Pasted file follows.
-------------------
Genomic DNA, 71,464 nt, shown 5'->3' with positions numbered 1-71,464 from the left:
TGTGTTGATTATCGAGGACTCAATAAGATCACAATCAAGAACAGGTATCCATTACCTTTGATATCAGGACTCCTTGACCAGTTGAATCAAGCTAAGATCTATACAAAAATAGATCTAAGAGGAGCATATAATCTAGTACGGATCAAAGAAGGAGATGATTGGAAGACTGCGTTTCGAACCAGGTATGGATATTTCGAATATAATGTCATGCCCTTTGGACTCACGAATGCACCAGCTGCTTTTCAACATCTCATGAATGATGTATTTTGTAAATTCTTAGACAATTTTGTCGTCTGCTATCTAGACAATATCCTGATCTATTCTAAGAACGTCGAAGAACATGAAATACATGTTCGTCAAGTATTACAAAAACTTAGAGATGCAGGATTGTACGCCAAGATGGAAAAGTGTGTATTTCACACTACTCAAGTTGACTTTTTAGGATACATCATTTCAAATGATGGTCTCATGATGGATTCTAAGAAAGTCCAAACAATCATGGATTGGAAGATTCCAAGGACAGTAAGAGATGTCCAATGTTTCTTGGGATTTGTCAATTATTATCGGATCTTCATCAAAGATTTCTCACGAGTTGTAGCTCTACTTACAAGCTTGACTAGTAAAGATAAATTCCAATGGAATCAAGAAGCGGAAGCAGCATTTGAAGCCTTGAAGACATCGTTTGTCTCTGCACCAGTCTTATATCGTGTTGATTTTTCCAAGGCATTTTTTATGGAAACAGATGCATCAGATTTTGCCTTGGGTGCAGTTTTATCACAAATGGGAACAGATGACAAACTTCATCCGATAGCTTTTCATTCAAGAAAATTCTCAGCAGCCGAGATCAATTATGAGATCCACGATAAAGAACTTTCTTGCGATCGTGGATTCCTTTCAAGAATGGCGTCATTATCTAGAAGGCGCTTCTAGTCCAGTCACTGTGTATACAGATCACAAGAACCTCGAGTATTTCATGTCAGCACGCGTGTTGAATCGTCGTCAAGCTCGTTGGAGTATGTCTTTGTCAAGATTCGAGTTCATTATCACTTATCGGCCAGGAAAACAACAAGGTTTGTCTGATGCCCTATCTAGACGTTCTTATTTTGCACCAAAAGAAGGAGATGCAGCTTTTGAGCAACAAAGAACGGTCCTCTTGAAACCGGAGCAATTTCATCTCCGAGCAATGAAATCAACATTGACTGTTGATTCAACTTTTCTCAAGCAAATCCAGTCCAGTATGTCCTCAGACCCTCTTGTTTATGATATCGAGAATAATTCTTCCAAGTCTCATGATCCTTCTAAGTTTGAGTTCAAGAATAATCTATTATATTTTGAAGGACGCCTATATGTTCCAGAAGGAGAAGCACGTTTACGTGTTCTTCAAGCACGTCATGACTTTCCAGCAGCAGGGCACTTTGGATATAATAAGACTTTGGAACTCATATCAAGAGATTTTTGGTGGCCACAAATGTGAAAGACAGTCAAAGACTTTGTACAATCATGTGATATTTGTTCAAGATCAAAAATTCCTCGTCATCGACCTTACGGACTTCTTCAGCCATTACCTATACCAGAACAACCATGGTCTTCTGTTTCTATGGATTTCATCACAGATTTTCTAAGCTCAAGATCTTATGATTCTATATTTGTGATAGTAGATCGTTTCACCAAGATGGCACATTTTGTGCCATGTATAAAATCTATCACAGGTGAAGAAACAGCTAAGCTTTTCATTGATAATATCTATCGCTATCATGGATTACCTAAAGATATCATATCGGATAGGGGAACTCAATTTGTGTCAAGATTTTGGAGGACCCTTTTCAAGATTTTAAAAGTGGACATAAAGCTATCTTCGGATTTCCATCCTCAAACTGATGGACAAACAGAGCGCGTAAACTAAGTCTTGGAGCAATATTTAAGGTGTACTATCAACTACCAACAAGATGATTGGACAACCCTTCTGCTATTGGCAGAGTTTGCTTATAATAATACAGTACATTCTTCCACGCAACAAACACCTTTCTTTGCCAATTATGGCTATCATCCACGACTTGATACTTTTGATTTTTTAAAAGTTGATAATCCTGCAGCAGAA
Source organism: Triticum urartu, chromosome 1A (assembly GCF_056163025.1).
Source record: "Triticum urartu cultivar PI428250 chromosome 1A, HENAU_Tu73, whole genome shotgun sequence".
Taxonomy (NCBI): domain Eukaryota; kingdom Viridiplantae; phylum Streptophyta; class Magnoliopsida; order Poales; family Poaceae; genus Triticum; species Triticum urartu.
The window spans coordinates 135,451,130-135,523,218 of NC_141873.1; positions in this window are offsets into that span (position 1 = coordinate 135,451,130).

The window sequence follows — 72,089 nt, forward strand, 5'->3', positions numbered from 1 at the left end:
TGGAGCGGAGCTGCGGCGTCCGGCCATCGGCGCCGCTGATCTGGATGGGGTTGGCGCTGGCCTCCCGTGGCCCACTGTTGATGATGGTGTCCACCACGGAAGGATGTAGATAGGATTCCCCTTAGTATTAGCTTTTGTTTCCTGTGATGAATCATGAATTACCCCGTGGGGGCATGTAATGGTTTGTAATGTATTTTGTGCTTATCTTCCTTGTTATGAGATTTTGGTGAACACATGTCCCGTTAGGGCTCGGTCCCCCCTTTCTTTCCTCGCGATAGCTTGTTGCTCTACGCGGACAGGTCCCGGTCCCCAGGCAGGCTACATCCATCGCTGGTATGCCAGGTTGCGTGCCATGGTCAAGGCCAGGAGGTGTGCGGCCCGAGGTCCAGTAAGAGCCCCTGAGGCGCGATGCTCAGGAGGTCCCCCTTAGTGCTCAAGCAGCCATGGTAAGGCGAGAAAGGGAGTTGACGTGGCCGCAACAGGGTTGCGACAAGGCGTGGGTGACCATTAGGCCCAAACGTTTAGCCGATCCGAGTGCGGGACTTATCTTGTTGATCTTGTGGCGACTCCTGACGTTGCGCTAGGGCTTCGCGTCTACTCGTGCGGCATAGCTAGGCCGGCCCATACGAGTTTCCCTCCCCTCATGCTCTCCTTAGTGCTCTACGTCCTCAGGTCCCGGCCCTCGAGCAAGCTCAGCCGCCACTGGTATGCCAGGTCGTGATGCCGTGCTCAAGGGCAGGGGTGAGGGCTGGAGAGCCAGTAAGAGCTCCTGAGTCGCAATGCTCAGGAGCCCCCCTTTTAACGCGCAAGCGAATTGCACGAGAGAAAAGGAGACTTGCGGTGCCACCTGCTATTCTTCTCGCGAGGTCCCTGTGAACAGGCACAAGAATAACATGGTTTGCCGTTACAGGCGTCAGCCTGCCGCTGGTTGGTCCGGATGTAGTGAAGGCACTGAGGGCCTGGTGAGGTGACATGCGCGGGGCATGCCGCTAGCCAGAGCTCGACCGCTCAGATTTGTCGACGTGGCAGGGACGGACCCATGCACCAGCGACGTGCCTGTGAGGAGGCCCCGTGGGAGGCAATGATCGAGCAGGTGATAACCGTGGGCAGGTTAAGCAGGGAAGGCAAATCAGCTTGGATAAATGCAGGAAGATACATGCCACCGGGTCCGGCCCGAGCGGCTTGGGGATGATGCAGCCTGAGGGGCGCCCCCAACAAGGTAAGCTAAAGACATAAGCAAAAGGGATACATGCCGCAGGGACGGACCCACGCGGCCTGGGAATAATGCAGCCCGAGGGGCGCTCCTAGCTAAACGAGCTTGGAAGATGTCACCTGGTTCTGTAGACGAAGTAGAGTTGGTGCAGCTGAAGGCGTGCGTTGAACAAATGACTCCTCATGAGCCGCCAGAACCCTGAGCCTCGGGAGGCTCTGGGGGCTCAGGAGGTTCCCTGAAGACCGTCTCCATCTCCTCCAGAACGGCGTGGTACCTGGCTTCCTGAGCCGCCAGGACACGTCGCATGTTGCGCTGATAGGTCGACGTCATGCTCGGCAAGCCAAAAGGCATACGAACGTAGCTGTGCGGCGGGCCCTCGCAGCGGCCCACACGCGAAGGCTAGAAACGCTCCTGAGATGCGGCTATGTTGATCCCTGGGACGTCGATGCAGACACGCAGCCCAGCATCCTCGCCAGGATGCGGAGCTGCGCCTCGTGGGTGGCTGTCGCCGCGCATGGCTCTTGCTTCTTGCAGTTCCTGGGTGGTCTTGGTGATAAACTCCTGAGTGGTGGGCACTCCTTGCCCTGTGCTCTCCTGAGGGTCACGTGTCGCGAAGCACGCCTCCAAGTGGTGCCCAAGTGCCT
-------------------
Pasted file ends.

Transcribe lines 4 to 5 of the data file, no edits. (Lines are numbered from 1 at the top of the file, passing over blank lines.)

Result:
Source record: "Triticum urartu cultivar PI428250 chromosome 1A, HENAU_Tu73, whole genome shotgun sequence".
Taxonomy (NCBI): domain Eukaryota; kingdom Viridiplantae; phylum Streptophyta; class Magnoliopsida; order Poales; family Poaceae; genus Triticum; species Triticum urartu.